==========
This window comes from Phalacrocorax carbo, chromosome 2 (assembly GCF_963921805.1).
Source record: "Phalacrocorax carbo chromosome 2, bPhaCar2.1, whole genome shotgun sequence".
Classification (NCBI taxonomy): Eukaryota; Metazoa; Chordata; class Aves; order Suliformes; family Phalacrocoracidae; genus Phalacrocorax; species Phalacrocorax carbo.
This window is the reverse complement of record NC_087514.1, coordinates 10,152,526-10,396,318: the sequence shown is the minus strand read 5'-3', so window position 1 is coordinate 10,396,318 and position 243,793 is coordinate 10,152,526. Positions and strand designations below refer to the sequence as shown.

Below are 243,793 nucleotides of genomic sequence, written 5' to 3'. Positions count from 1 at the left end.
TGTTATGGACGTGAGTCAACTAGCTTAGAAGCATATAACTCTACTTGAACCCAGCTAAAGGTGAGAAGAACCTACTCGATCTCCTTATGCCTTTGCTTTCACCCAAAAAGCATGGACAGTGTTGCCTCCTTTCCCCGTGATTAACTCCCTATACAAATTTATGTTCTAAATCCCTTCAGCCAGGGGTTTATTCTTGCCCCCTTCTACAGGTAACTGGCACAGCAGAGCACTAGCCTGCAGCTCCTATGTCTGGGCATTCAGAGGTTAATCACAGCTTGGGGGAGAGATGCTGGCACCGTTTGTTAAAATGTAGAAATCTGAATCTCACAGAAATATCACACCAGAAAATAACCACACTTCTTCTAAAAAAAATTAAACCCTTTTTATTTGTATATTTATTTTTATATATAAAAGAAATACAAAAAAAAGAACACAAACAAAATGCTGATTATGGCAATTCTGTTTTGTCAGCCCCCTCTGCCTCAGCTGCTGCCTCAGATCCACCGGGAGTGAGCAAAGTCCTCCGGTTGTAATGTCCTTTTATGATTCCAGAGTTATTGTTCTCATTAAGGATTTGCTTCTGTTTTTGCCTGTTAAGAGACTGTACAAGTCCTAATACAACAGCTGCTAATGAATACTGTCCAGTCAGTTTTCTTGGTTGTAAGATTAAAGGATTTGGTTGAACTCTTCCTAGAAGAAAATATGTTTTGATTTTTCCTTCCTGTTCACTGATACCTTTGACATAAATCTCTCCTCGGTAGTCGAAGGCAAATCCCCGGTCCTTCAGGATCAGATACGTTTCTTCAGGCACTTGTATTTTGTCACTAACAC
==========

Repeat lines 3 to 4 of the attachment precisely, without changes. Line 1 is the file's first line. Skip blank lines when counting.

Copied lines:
Classification (NCBI taxonomy): Eukaryota; Metazoa; Chordata; class Aves; order Suliformes; family Phalacrocoracidae; genus Phalacrocorax; species Phalacrocorax carbo.
This window is the reverse complement of record NC_087514.1, coordinates 10,152,526-10,396,318: the sequence shown is the minus strand read 5'-3', so window position 1 is coordinate 10,396,318 and position 243,793 is coordinate 10,152,526. Positions and strand designations below refer to the sequence as shown.